Obesity numbers have more than doubled in 73 countries and surged elsewhere around the world since the launch in 1980 of the study published in the New England Journal of Medicine.
Conducted in 195 countries over a 35-year period, the research presented at a conference in Stockholm on Monday is billed as the most comprehensive carried out to date on the subject of obesity.
At the conclusion of the study in 2015, 107.7 million children and 603.7 million adults worldwide were deemed to be obese, triggering what its authors described as "a growing and disturbing global public health crisis."
Even though the obesity rate in children remained lower than among adults, it had grown at a faster rate during the study period -- a finding experts described as especially "worrisome."
"Excess body weight is one of the most challenging public health problems of our time, affecting nearly one in every three people," said Dr. Ashkan Afshin, the paper's lead author and an assistant professor of global health at the Institute for Health Metrics and Evaluation (IHME) at the University of Washington in Seattle.
"Over the past decade, numerous interventions have been evaluated, but very little evidence exists about their long-term effectiveness," he added, announcing a new 10-year partnership with the Food and Agriculture Organization to evaluate global progress in controlling excess weight.
A total of 2.2 billion people -- 30 percent of the world population -- were believed to be either obese or overweight by 2015.
The World Health Organization had estimated the number of overweight people at 1.9 billion in 2014, including more than 600 million who were obese.
Excess weight is linked to sharply increased rates of cardiovascular disease, diabetes and some types of cancer.
Four million deaths in 2015 were linked to having a Body Mass Index (BMI) of over 24.5, indicating a person is overweight, or of 30 or more, indicating obesity. BMI is calculated by dividing a person's weight in kilograms by their height in centimeters squared.
Of those deaths, more than 40 percent involved people deemed non-obese -- indicating that being overweight, even without being obese, is leading to millions of premature deaths.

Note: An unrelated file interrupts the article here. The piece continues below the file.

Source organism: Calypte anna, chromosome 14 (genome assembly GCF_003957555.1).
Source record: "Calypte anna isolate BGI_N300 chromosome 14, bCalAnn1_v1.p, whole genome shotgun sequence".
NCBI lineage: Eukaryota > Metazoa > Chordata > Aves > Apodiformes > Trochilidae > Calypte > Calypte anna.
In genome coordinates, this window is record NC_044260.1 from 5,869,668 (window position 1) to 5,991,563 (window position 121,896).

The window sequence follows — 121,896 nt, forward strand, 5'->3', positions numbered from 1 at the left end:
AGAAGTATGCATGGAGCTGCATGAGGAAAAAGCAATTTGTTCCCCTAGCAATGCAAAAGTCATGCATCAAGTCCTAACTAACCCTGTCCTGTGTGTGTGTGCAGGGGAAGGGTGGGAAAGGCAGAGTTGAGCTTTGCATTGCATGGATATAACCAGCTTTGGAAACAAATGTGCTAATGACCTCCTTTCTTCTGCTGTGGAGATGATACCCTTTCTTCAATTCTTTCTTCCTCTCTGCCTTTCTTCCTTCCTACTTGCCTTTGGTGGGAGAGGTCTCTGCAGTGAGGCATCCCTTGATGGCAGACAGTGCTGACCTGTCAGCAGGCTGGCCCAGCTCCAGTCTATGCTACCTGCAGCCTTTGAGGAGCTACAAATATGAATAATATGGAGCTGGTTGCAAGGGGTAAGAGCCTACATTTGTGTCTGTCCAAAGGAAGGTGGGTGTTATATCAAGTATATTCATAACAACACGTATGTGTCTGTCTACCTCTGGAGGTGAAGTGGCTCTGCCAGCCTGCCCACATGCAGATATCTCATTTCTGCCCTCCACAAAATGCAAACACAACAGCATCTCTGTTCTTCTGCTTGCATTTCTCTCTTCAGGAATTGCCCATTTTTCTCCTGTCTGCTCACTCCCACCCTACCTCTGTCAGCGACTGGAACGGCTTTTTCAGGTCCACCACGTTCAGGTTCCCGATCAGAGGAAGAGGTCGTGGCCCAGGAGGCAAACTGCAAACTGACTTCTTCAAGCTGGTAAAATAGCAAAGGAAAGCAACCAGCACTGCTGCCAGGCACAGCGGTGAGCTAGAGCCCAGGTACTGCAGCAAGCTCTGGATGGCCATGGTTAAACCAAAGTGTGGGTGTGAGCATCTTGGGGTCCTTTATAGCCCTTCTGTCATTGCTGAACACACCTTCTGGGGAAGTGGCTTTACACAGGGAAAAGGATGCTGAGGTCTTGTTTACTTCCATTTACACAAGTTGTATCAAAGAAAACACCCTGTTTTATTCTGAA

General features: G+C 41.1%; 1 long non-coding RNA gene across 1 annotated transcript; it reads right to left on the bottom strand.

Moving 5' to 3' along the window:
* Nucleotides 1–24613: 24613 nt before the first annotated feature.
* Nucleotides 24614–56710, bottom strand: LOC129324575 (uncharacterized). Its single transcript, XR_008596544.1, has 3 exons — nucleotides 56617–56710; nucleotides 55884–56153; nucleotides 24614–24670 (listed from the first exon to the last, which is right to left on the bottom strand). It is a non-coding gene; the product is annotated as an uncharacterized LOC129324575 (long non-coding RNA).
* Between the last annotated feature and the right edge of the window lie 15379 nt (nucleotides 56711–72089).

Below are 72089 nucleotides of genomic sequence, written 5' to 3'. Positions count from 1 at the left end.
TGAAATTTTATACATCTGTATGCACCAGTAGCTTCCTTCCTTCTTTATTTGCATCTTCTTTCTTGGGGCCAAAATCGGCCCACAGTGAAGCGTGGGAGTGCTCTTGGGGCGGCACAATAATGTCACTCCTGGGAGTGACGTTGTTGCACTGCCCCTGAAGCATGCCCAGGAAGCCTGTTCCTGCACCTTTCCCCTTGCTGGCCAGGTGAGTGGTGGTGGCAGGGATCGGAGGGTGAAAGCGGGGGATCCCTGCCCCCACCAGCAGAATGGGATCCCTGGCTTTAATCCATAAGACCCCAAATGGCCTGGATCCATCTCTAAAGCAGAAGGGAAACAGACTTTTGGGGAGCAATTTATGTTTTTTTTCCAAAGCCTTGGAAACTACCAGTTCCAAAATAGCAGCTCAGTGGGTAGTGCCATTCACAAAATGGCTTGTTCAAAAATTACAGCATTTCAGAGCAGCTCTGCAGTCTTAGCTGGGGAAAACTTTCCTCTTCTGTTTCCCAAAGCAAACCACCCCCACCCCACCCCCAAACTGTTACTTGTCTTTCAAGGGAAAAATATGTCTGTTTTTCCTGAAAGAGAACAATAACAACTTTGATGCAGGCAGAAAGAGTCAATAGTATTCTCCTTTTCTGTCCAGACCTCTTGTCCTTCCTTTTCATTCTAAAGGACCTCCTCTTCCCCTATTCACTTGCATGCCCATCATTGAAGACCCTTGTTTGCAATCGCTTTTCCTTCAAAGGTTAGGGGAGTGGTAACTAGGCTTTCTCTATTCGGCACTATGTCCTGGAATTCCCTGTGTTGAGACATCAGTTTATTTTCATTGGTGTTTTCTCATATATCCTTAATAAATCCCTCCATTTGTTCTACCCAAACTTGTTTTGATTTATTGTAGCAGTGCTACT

More than two-thirds of deaths linked to a raised BMI were attributed to cardiovascular diseases, marking a sharp increase since 1990.
Of the world's most populous countries, the rate of obesity among children and young adults was highest in the United States, at 13 percent, while Egypt had the highest rate of obesity among adults, at 35 percent of the population.
The lowest rates of adult obesity were in Bangladesh and Vietnam, both at one percent.
China and India had the highest number of obese children -- respectively 15.3 and 14.4 million.
The United States and China, meanwhile, had the greatest number of obese adults -- respectively 79.4 and 57.3 million.
In an editorial accompanying the study, Dr. Edward Gregg and Dr. Jonathan Shaw, both epidemiologists at the US Centers for Disease Control and Prevention, said the most worrisome finding was the approximate tripling of obesity in youth and young adults of middle-income countries -- namely China, Brazil, and Indonesia.
"An early onset of obesity is likely to translate into a high cumulative incidence of type 2 diabetes, hypertension, and chronic kidney disease," they warned.
The study was based on the latest data provided by the Global Burden of Disease (GBD) study, which tracks the impact of more than 300 types of pathology and injury in 133 countries.
Its chief goal was to understand, on a global scale, what is driving "the current global epidemic of disease" related to high body weight, the authors said.
The research was unveiled Monday at the annual EAT Stockholm Food Forum, which brings together scientists, business leaders and policy makers to address ways to transform the global food system to help solve the challenges of climate, sustainable development and health.
(This story has not been edited by NDTV staff and is auto-generated from a syndicated feed.)
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